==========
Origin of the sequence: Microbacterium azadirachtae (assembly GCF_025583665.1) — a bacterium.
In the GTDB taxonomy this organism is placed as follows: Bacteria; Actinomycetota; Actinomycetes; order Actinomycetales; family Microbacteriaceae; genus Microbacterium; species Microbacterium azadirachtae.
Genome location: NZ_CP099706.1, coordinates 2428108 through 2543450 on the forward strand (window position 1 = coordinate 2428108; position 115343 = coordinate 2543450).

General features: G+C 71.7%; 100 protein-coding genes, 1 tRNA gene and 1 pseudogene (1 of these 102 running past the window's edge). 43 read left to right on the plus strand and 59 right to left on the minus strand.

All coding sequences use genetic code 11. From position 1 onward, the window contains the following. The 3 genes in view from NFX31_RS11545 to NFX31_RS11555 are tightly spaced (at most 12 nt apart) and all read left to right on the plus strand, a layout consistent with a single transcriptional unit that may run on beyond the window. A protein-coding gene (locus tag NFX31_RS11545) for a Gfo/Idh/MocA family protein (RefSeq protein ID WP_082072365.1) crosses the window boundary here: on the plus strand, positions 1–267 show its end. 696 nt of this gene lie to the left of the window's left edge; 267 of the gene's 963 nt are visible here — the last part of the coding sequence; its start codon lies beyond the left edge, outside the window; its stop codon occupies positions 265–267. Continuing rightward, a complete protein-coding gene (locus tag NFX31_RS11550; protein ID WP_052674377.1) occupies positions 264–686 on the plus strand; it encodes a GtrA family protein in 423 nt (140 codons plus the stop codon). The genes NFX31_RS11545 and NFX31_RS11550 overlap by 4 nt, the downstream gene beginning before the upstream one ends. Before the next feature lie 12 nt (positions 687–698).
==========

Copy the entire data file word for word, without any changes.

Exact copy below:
Origin of the sequence: Microbacterium azadirachtae (assembly GCF_025583665.1) — a bacterium.
In the GTDB taxonomy this organism is placed as follows: Bacteria; Actinomycetota; Actinomycetes; order Actinomycetales; family Microbacteriaceae; genus Microbacterium; species Microbacterium azadirachtae.
Genome location: NZ_CP099706.1, coordinates 2428108 through 2543450 on the forward strand (window position 1 = coordinate 2428108; position 115343 = coordinate 2543450).

General features: G+C 71.7%; 100 protein-coding genes, 1 tRNA gene and 1 pseudogene (1 of these 102 running past the window's edge). 43 read left to right on the plus strand and 59 right to left on the minus strand.

All coding sequences use genetic code 11. From position 1 onward, the window contains the following. The 3 genes in view from NFX31_RS11545 to NFX31_RS11555 are tightly spaced (at most 12 nt apart) and all read left to right on the plus strand, a layout consistent with a single transcriptional unit that may run on beyond the window. A protein-coding gene (locus tag NFX31_RS11545) for a Gfo/Idh/MocA family protein (RefSeq protein ID WP_082072365.1) crosses the window boundary here: on the plus strand, positions 1–267 show its end. 696 nt of this gene lie to the left of the window's left edge; 267 of the gene's 963 nt are visible here — the last part of the coding sequence; its start codon lies beyond the left edge, outside the window; its stop codon occupies positions 265–267. Continuing rightward, a complete protein-coding gene (locus tag NFX31_RS11550; protein ID WP_052674377.1) occupies positions 264–686 on the plus strand; it encodes a GtrA family protein in 423 nt (140 codons plus the stop codon). The genes NFX31_RS11545 and NFX31_RS11550 overlap by 4 nt, the downstream gene beginning before the upstream one ends. Before the next feature lie 12 nt (positions 687–698).